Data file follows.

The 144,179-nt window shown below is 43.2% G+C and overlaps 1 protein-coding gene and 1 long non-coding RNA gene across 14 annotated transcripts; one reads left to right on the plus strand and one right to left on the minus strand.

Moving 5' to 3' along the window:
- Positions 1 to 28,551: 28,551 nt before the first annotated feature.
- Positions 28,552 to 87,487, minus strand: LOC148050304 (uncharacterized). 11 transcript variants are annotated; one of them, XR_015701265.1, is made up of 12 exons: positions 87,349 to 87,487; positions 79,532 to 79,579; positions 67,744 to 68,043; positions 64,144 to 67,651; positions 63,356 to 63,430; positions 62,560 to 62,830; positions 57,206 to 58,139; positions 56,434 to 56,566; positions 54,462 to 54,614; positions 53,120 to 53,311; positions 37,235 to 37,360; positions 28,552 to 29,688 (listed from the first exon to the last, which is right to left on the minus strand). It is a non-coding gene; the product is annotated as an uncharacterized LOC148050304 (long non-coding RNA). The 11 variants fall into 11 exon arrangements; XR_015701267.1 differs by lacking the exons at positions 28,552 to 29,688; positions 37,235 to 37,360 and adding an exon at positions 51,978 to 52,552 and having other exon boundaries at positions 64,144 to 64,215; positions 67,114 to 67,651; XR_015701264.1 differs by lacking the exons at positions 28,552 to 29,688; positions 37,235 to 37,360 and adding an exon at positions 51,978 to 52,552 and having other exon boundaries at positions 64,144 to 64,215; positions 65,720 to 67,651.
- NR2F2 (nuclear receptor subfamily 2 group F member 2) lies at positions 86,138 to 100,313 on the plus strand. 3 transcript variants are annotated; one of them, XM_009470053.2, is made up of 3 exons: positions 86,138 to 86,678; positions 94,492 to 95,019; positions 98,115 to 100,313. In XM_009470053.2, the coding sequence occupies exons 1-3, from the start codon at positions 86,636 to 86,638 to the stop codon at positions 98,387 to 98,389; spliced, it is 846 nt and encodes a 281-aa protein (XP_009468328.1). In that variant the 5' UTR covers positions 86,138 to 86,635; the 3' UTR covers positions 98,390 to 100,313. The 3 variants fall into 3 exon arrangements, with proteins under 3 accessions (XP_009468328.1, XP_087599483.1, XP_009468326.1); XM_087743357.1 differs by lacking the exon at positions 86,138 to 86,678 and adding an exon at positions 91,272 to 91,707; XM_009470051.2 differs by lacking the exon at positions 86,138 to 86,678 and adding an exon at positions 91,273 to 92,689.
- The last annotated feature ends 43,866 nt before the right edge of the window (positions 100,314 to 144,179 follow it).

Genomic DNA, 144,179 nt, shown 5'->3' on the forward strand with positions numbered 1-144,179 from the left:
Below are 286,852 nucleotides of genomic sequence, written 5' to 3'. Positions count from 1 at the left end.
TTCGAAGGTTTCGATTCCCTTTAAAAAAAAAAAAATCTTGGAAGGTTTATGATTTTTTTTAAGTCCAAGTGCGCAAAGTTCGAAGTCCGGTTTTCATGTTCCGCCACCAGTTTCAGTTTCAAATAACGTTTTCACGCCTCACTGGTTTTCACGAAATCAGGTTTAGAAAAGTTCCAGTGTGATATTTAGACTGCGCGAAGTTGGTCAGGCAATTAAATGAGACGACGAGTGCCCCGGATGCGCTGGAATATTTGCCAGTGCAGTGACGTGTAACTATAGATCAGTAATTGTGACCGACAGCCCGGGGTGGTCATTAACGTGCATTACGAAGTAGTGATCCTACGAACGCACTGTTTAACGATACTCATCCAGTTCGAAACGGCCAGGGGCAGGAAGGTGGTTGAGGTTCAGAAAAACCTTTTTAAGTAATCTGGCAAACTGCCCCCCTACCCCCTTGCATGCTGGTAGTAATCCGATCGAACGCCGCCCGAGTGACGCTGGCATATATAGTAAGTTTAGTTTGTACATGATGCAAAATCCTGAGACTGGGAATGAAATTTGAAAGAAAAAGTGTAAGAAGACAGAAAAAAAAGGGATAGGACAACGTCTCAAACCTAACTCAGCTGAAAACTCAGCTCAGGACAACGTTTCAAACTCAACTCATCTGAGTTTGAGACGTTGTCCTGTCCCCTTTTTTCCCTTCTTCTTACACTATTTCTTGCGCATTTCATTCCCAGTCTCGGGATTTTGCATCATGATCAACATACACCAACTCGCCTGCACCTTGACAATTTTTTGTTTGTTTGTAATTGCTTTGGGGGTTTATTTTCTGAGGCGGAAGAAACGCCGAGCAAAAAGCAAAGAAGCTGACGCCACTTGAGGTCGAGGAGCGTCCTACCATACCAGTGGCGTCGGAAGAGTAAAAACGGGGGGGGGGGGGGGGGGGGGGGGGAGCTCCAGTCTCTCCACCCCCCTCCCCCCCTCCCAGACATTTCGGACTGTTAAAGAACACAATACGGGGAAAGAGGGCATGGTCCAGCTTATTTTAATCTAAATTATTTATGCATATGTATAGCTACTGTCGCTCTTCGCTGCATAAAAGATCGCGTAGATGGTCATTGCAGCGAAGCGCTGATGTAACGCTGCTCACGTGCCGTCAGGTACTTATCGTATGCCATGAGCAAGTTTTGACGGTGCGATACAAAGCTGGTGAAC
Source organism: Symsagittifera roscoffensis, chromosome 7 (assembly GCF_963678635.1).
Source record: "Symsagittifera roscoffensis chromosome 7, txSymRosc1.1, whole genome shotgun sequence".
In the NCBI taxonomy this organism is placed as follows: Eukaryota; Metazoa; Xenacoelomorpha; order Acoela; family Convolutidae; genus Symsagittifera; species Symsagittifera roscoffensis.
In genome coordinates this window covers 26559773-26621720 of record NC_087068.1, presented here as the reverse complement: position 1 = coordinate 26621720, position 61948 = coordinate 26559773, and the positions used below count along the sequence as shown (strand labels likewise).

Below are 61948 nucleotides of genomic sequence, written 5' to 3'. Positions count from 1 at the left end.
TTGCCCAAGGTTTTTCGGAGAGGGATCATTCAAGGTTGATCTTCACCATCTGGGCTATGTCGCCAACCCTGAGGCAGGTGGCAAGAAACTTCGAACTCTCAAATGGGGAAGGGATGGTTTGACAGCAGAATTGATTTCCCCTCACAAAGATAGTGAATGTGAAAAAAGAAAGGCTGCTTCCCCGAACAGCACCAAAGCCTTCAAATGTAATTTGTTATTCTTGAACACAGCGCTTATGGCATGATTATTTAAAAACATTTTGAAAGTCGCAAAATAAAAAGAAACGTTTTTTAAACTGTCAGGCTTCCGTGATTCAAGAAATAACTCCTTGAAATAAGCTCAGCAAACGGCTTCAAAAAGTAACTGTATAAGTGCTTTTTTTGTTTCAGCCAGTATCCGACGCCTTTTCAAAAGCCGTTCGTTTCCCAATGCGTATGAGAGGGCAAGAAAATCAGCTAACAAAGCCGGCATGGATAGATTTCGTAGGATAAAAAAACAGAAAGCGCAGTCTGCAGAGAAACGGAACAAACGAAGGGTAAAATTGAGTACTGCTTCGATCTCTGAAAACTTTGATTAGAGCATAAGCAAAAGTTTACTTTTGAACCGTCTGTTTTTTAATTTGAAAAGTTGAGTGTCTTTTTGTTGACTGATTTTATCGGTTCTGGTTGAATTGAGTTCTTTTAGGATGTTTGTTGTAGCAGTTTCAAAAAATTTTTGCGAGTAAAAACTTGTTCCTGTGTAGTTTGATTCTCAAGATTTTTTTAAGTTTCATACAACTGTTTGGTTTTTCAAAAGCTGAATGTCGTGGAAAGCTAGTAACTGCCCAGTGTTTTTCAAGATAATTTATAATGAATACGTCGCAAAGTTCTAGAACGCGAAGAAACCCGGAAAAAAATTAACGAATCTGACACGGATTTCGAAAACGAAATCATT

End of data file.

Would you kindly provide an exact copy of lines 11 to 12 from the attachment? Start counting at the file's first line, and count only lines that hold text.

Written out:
Source record: "Symsagittifera roscoffensis chromosome 7, txSymRosc1.1, whole genome shotgun sequence".
In the NCBI taxonomy this organism is placed as follows: Eukaryota; Metazoa; Xenacoelomorpha; order Acoela; family Convolutidae; genus Symsagittifera; species Symsagittifera roscoffensis.